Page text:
I love South Park. I always have. I’ve written a book on South Park called The Zen of South Park, and I’ve written multiple blog posts and papers on South Park, including one on South Park’s treatment of “fat,” which I delivered at 2010’s Popular Culture of America conference.
But last night, South Park outdid themselves in an episode called TMI.
For those of you who might be squeamish or know that South Park regularly offends you, I encourage you to stop reading, or at least say beep! wherever you see language that offends you.
Weight Measurements in School! Might as Well Measure Penis Size!
In this episode, the school posts the fourth grade boys’ growth chart, which angers Eric Cartman, a fat child (you’ll see why that’s relevant shortly) because he believes that they have posted the length of all the boys penises – and his is the smallest.
When the boys decide to remeasure and post their real penis lengths – not the school’s botched measurements – Cartman learns that the numbers represented the boys’ height differential from the previous year, not their penis lengths. Due to his anger management problem and inability to think when he’s mad, Cartman is sent to therapy. To test what sets him off, the doctor immediately starts calling him fat and making fun of his size and weight – in case we weren’t already aware of what this was about.
In the meantime, made aware of this public penis measuring, Randy Marsh, a local father, goes to school to explain to the children how a penis should really be measured, presenting them with a complicated formula detailing a variety of related penile measurements. It’s convoluted and ridiculous and reminds one of how BMI is calculated.
When the Surgeon General presents her own way of measuring penis size – seemingly just as silly – making Randy’s penis seem smaller, Randy is outraged. He, in turn, is sentenced to anger management, where Cartman’s therapist starts to recognize the relationship between penis size and anger issues. That is, people emphasize penis size and that makes people with small penises angry.
A Tea Party-like group rises out of these angry people who hate the government’s inadequate understanding of penis size, making numerous and outrageous demands. In response the Surgeon General declares TMI flawless science that cannot be changed yet lowers the length a penis needs to be to make it above average.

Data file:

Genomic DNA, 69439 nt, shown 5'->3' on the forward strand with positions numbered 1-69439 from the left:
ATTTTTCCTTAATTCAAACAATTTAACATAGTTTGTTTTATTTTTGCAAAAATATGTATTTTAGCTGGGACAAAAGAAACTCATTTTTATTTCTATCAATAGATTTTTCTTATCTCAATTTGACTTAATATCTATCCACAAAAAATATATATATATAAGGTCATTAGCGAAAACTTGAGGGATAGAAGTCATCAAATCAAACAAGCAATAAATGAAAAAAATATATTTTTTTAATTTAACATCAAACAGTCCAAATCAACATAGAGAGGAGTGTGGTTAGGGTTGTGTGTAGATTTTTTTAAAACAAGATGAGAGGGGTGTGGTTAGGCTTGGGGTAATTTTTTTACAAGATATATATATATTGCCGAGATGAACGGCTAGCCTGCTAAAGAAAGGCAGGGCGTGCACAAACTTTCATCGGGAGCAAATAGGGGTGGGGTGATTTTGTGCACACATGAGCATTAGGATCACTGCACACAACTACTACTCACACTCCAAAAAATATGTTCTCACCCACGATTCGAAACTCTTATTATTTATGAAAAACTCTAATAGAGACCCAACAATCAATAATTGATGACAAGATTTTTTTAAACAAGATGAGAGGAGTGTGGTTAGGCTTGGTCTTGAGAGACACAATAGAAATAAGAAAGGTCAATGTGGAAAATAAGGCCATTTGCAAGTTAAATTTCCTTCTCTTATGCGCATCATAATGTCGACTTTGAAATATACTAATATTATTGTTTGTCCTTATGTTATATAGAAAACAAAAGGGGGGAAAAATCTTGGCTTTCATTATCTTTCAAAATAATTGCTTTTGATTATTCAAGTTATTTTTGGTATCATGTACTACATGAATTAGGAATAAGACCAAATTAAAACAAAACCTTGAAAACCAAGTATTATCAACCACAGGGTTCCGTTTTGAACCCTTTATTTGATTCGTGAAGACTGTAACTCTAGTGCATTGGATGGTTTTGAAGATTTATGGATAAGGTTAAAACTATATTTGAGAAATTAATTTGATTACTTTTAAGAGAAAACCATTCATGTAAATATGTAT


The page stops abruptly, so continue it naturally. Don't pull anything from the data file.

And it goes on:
What the Penis Size!?
You may have read that and thought to yourself, what the hell is Jay talking about? Why does he keep talking about angry people and their penises? You might be thinking that even if you are familiar with BMI and the government’s ridiculous means of measuring people’s weights, its involvement in school weight-based programs, and the unjust discrimination fat people face every day for being different under an arbitrary standard – and even if you get really angry about these things.
For however muddled this episode was and however haphazardly I summarized it, South Park just laid down a scathing indictment of the ridiculousness of Body Mass Index, or BMI, the government’s absurdity at propagating and changing elements of BMI to suit its own agenda, and the inanity of government-based programs that isolates fat children and sanction discrimination against them.
I always knew that South Park had a knack like no other satire for seeing through bull crap, but I always worried that when it really counted – like the ability to see that our weight-based obsessions were ridiculous and had gone way too far – South Park would let me down.
But they didn’t.
They saw this nonsense for what it is – bologna . . . bologna that our government wants to ban from school lunches and prevent fat people from eating so that we can all be so pretty again! No wait, that’s b.s., too.
I encourage everyone to seek out this episode on Comedy Central and use it as a means of reaching friends and family with whom you’ve argued about your own ability to be happy and fat and left alone just the way you are. And, of course, the silliness of the BMI scale.
Did you see the episode? What did you think? Want to learn more about unjust weight-based discrimination? Then check out, More of Me to Love.